Since the moment of its initial announcement, Mighty No. 9 has been causing commotion of some sort or another pretty much during its entire development process. From the initial excitement of the “revival of Mega Man” to its countless fundraising campaigns to its seemingly endless string of delays, the people at Comcept have certainly been in public eye for quite a while. You may think that after the release of Mighty No. 9 that things would have calmed down a bit. The fans finally got the game that they wanted, and all would be well and good in the world. Well, while that may be ideal, that isn’t really how things turned out this time around. From the very second that it was released, Mighty No. 9 has been getting nothing but endless flack from its fans and media alike criticizing nearly every facet of the game imaginable. Having, in all honesty, forgotten about the game up until the day before its release, I almost passed up on buying it… almost. I was never one to let media buzz like this decide how I did and didn’t spend my money, so why start now? I wanted to see for myself why everyone was so upset with it; was it really as bad as people were saying it was? Or was the internet, as it tends to do, blowing things out of proportion? Let’s find out, shall we?
Mighty No. 9 begins, as expected, in a very Mega Man-esque fashion. The game takes place in the United States of America, in an alternate version of “the current year” (a little goofy, but not really any better than the whole “20XX” thing) where robotics reign supreme. Despite the fact that everything’s been heavily mechanized, the world is currently in a very peaceful state, with no fighting among robots outside of specially-designed coliseums. Though the game initially begins peacefully enough, things soon take a turn for the worse as robots from all around the country begin acting up at once, becoming violent and wreaking havoc in any and every way possible. Although nearly every robot has entered this berserk phase, a few have managed to escape unharmed. One such robot is protagonist Beck, a member of an elite robot team created by Dr. White called the Mighty Numbers. With chaos ensuing all around him, Beck is quickly suited with the task of restoring peace to the country; starting with his eight siblings.
As was with the intro and story, the gameplay within Mighty No. 9 is unsurprisingly (and rightfully so) also largely similar to the Mega Man games of old. Players are tasked with completing eight levels, and may do so in any order. Each stage is fairly standard in terms of setup, consisting of rather classically-styled platforming with a few new mechanics thrown in for good measure, and come complete with a boss fight (one of the eight other Mighties) at the end. For the most part, the level design really isn’t that bad. In fact, much of the levels’ layouts faithfully re-create scenes that you could easily believe were taken out of previous Mega Man or, in some cases, Mega Man X titles. Unfortunately, this is a bit of a double-edged sword. While it’s all well and good that the levels prey heavily on the nostalgia factor of its players, it doesn’t go out of its way to create level mechanics that are new or unique to the series. And, the few times it does try something different, it doesn’t necessarily fare too well. Now, let me go on a tangent here and say that I’ve played through nearly every classic Mega Man and Mega Man X title. Most of those were quite difficult. I’m used to games being difficult because they take practice in order to become competent; getting better at video games through practice is one of the most rewarding experiences a gamer can have. With that being said, a lot of the “difficult” parts in Mighty No. 9 were less on the “challenging” side and more on the “unfair” side. More often than not, an unexpected death wouldn’t result in me thinking “oh, man, I’ve got to be more careful”, but rather something along the lines of “…seriously?” Fortunately, most of the time when a seemingly-unfair level design got the best of me it wasn’t too hard to avoid falling for the same mistake the next time around. With all of that being said however, the levels weren’t necessarily bad; they were okay. More often than not I found myself playing through them with mild to moderate amusement, having little problem jumping from one level to the next. Unfortunately, the “mild to moderate amusement” level was pretty much where things stayed.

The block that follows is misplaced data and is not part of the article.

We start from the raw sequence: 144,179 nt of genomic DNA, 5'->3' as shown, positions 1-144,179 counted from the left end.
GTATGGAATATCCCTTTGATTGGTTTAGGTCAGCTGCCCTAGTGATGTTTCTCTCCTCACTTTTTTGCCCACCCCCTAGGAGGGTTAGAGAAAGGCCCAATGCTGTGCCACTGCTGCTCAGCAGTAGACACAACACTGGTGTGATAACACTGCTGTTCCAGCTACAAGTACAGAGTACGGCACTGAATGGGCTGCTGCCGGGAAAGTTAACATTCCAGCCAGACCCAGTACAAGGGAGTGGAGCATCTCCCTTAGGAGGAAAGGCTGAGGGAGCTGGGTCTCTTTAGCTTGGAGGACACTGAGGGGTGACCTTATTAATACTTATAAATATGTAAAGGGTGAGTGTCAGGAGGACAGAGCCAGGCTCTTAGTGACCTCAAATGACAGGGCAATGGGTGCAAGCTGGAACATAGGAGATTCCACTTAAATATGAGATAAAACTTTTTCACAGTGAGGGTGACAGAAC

Next, let’s move onto Beck himself. While the similarities between Beck and a certain Blue Bomber are quite uncanny, Beck is still Beck; not anyone else. Sure, Beck can run, jump, and shoot, but he has his own (sort of) unique set of abilities at his disposal, with the first and foremost being his ability to dash. Whether in the air, on the ground, or underwater, Beck can pretty much dash infinitely. While largely a defensive ability that grants players greater maneuverability, Beck’s dash also has a rather unique offensive function. You see, Beck’s arm cannon and dash ability provide a one-two-punch effect. While Beck can indeed kill enemies by merely shooting them, he can absorb them as well. Shooting an enemy enough times will stun it, and cause it to change color. Once stunned Beck can use his dash function, known as AcXelerate, into the enemy to both put it out of commission and absorb its components (known as Xel) in order to further strengthen himself. The power-ups acquired consist of increased offensive, defensive, speed, and healing capabilities, and vary based on which enemy it is that Beck just AcXelerated into. As a concept the AcXelerate ability is really neat, and it functions well in-game most of the time too. Unfortunately, when it doesn’t function well it really doesn’t function well. Because of enemy placement that could best be described as less-than-well-thought-out, players may find themselves AcXelerating through an enemy and straight off of a cliff or into a stage hazard. Couple this with the fact that enemies literally have to be dashed into within a second of stunning them in order to fully absorb them and you have yourself a recipe for disaster if you aren’t careful.
Beck can also transform into hybrid versions of his Mighty brethren upon defeating them as well; the ability is called “ReXelection”. While Beck’s AcXelerate ability may have had its ups and downs, the lineup of abilities that Beck’s ReXelection offers is pretty much a win-win. While in a ReXelection form, Beck gains abilities similar to those of the Mighty he defeated in order to obtain said form. Much like in Mega Man, the special weapons used during ReXelection take up weapon energy. While this could potentially pose a problem, I can confidently say that the weapon energy is quite easy to replenish and actually made using ReXelection forms more encouraging overall. Not only does Beck restore a healthy amount of energy upon absorbing an enemy with his AcXelerate ability, but weapon energy in Mighty No. 9 charges over time; talk about handy! On top of that, Beck gets a totally new image with each new form, and most of them are honestly pretty neat-looking.